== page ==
The Community of Lendrum Place / A Vibrate, Diverse Community Where Neighbours Share and Connect
 

ABUNDANT COMMUNITY INITIATIVE

Contact: Stew and Anola Carson - Connector Coordinators
stewcarson@shaw.ca



The Abundant Community Initiative in Lendrum Place – What Exactly Is It?

Inspired by John McKnight and Peter Block’s book "The Abundant Community", this initiative is intended to build on the social fabric of Lendrum Place through a grassroots process that includes connecting neighbours with neighbours.



Stew Carson and his wife, have taken on the role of "Connector Coordinators" for Lendrum and hope to identify and enlist "Block Connectors" on every block who will have conversations with their neighbours about what their passions, visions, gifts, skills and abilities that they can bring to the community might be.


Abundant Community Edmonton Logo

The hope is that The Lendrum Place Abundant Community Initiative will:

  • initiate a momentum of household connection within each block and the neighbourhood as a whole.
  • shape neighbourhood life according to our residents’ vision of the neighbourhood.
  • facilitate relationship through the formation of "associations" within the neighbourhood.
  • connect the gifts, skills, and abilities of residence to neighbours and to the neighbourhood as a whole.
  • connect local neighbours together through relationship with a "Block Connector".

Based on the experience of the Highlands Community as Phase One of the pilot for the city’s Abundant Community Initiative (ACI), the City of Edmonton has started the second phase of the project in five additional neighbourhoods, and Lendrum Place is fortunate enough to be one of them!

Highlands’ experience, research, training materials and interview questions will be used to help us in Lendrum Place to launch our own efforts.

Highlands, much like Lendrum Place, is a place where people know their neighbours, watch out for each other, take pride in their community and enjoy many opportunities for social, educational and recreational interaction.

The Abundant Community Initiative has served to form more groups in the Highlands neighbourhood and greater relational connectedness on individual blocks.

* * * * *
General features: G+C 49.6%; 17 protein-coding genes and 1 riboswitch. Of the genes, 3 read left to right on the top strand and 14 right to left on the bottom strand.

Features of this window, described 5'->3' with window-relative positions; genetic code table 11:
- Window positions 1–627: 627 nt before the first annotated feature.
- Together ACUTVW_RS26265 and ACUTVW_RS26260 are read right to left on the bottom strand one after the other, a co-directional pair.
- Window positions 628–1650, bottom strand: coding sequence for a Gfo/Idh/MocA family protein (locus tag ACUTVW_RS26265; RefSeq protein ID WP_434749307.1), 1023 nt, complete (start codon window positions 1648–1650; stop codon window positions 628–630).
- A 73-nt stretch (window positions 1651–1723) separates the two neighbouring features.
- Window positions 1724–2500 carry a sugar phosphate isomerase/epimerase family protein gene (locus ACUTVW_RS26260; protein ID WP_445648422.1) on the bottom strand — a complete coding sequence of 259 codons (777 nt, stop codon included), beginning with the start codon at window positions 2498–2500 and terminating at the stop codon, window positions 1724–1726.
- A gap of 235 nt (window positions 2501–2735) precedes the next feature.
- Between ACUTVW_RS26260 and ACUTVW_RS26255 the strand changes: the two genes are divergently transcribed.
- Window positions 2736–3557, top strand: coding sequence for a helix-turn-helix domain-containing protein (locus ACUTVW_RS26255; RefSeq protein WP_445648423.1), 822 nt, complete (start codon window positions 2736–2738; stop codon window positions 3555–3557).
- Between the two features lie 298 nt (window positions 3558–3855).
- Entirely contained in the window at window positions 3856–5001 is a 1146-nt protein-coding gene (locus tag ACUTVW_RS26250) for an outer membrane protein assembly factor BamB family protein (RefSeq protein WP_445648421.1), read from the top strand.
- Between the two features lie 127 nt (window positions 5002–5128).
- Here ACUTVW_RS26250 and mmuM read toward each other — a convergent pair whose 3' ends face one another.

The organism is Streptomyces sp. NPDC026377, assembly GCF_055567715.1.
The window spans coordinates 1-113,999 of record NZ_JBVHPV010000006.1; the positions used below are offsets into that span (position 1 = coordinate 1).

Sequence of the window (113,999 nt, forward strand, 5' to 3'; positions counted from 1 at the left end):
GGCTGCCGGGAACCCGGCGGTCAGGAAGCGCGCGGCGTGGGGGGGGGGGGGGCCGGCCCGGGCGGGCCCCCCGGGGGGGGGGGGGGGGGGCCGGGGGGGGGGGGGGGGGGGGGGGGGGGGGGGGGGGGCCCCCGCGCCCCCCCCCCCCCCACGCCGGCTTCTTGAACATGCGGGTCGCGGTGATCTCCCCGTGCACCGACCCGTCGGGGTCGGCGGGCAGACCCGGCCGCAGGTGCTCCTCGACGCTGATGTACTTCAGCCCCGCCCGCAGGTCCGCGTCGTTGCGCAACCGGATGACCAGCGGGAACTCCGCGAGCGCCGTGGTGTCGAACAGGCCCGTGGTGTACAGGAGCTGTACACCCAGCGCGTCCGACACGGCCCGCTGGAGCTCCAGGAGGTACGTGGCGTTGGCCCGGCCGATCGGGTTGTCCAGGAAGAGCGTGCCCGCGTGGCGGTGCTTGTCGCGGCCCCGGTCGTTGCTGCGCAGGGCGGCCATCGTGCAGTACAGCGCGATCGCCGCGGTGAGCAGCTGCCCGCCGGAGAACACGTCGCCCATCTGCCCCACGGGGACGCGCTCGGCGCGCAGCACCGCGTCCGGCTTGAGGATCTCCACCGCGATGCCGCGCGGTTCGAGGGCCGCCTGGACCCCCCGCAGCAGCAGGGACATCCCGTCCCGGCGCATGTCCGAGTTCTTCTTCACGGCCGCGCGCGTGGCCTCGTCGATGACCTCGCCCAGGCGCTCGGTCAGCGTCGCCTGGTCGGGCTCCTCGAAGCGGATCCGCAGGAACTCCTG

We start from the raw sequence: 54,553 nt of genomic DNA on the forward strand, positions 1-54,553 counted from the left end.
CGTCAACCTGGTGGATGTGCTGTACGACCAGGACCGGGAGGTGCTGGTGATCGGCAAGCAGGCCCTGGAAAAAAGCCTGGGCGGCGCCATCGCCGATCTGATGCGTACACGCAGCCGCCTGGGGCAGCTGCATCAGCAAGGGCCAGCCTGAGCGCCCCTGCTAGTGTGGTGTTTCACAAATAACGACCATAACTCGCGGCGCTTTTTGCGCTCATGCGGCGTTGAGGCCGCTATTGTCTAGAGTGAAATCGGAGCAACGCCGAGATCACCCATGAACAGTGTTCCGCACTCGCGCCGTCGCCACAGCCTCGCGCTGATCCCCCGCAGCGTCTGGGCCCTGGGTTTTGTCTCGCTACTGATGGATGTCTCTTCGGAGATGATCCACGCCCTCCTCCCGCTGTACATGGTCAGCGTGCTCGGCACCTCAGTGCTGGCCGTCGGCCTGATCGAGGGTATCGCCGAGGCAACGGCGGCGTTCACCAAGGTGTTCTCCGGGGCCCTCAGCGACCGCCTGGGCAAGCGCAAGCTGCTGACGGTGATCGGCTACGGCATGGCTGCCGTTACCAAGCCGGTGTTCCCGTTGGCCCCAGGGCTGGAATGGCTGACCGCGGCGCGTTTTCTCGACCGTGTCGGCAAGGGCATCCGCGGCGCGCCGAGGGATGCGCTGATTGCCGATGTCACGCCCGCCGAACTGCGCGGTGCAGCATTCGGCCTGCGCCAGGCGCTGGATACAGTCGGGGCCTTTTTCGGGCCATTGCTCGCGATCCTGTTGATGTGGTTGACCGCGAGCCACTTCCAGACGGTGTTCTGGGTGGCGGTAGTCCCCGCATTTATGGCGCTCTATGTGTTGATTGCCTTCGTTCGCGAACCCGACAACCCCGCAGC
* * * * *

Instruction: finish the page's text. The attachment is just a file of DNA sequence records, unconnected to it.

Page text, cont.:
The idea is that these groups form upon the basis of the actual interests and gifts of the neighbours in the community.

The challenge is that they don’t generally know what each other’s interests and gifts are. So, the ACI Pilot program has asked that people join with a neighbour or two to find out what the interests and gifts of the approximately twenty households on their block are.

A Neighbour Conversation Guide 2017.pdf 164KB has been used to get at these through a casual twenty-minute interview.


In Lendrum Place, we already have a few Block Connectors having conversations with their neighbours. The information is being collected and collated into neighbourhood building lists, which range from the "vision of neighbours to guide in neighbourhood decision making" (for example, safety, senior care and walkability) to neighbours’ activities and interests (such as walking, cycling, photography) to their skills and experience (senior visitation, youth mentoring, snow shoveling, writing, yard care).



If you are interested in finding out more about how you can get involved in the Abundant Communities Initiative in Lendrum Place,
please contact Stew & Anola Carson at stewcarson@shaw.ca

We are always on the lookout for more Block Connectors. If not you, then maybe someone on your street would be a great fit for this role.




RESOURCES ON THE CITY OF EDMONTON WEBSITE



Services for Recreation Providers & Event Organizers
- The information and resources will assist anyone who offers recreation programs or hosts events for the public.

The invitation for neighbours to participate in the ACI Pilot riffs on some of the ideas John McKnight articulated in a blog post titled Gifts, Skills, Interests and Passions: The Glue That Holds Communities Together:

Whenever a neighborhood comes together in powerful and satisfying ways it is because two things have happened.
· First, they have found out about each other’s gifts.
· Second, they have made new connections based on these gifts.
It is the sum of these connections that "glues" a neighborhood together.


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